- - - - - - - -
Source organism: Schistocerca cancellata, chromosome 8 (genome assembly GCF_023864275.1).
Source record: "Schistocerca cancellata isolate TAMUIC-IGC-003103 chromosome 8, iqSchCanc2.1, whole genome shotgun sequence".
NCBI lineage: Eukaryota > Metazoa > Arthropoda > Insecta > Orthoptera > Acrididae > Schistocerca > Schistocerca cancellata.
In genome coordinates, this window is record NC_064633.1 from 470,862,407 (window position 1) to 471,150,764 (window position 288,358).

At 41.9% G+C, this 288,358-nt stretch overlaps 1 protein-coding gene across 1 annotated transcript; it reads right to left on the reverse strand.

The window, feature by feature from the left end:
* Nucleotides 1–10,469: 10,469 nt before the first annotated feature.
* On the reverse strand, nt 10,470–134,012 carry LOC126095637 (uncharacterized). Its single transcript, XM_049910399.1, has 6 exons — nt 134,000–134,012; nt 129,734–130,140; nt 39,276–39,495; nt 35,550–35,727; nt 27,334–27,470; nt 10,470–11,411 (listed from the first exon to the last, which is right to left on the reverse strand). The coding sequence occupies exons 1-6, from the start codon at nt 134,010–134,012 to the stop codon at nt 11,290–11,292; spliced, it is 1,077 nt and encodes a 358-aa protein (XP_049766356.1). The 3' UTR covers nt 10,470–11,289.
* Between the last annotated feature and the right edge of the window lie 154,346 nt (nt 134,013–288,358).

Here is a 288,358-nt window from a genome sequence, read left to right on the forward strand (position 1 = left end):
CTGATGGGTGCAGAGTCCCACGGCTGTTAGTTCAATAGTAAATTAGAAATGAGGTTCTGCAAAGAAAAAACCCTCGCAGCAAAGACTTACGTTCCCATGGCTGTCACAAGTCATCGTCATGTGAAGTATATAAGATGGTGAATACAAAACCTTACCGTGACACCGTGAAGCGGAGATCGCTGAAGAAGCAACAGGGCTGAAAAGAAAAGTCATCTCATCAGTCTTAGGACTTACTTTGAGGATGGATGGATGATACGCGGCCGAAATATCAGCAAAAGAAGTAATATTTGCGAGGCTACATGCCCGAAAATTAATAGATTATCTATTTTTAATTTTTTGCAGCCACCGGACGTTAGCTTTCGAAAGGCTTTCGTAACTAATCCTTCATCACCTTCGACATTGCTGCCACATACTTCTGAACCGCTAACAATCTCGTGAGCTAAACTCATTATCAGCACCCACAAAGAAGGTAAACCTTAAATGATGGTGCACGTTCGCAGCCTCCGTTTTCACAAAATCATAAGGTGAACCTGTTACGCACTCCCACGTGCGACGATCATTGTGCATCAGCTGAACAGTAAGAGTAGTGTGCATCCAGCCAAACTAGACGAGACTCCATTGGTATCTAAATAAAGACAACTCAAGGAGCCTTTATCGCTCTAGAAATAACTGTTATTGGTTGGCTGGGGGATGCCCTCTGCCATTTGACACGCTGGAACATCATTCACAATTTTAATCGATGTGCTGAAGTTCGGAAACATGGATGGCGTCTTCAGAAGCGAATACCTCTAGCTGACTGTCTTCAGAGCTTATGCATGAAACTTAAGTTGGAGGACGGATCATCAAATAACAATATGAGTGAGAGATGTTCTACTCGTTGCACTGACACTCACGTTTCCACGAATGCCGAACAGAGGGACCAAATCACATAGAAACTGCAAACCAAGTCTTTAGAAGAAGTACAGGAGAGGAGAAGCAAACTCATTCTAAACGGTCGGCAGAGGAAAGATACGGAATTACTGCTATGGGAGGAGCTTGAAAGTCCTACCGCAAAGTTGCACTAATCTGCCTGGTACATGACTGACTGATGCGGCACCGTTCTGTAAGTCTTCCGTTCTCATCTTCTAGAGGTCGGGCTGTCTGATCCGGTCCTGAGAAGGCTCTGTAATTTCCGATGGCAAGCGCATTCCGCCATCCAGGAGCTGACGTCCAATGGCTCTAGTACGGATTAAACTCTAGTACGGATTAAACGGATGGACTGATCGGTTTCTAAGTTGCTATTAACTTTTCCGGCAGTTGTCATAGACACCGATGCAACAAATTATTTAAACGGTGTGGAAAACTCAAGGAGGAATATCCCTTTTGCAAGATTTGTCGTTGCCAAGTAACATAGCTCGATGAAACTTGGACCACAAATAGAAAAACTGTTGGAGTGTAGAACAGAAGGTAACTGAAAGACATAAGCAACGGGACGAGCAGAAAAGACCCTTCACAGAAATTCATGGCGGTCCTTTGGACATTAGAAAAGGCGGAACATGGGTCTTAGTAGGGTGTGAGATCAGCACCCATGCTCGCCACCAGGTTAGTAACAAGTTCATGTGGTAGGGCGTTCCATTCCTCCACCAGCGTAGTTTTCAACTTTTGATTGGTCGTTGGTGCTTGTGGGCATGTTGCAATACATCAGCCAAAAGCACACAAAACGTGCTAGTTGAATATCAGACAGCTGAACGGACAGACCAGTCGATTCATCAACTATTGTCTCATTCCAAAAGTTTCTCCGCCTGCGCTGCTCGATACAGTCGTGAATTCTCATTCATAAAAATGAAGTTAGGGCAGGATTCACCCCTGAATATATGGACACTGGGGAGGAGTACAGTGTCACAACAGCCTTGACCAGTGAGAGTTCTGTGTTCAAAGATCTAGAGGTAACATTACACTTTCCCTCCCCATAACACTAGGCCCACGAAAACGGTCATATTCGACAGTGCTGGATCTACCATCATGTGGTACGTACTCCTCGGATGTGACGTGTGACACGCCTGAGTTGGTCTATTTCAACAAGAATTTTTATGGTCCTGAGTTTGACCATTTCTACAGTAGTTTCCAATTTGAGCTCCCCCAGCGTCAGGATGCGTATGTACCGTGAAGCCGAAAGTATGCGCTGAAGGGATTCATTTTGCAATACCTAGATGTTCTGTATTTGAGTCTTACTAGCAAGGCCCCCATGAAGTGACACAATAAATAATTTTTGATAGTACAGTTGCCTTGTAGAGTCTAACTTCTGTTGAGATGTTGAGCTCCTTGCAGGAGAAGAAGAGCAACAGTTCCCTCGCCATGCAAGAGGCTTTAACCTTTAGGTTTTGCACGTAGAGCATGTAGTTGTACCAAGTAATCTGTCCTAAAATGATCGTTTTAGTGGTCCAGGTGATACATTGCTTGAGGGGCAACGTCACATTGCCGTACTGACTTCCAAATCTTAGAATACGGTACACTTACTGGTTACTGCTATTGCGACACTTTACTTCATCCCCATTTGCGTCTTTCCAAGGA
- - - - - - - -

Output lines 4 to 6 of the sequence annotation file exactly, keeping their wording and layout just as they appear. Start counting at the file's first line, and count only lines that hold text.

In genome coordinates, this window is record NC_064633.1 from 470,862,407 (window position 1) to 471,150,764 (window position 288,358).

At 41.9% G+C, this 288,358-nt stretch overlaps 1 protein-coding gene across 1 annotated transcript; it reads right to left on the reverse strand.

The window, feature by feature from the left end: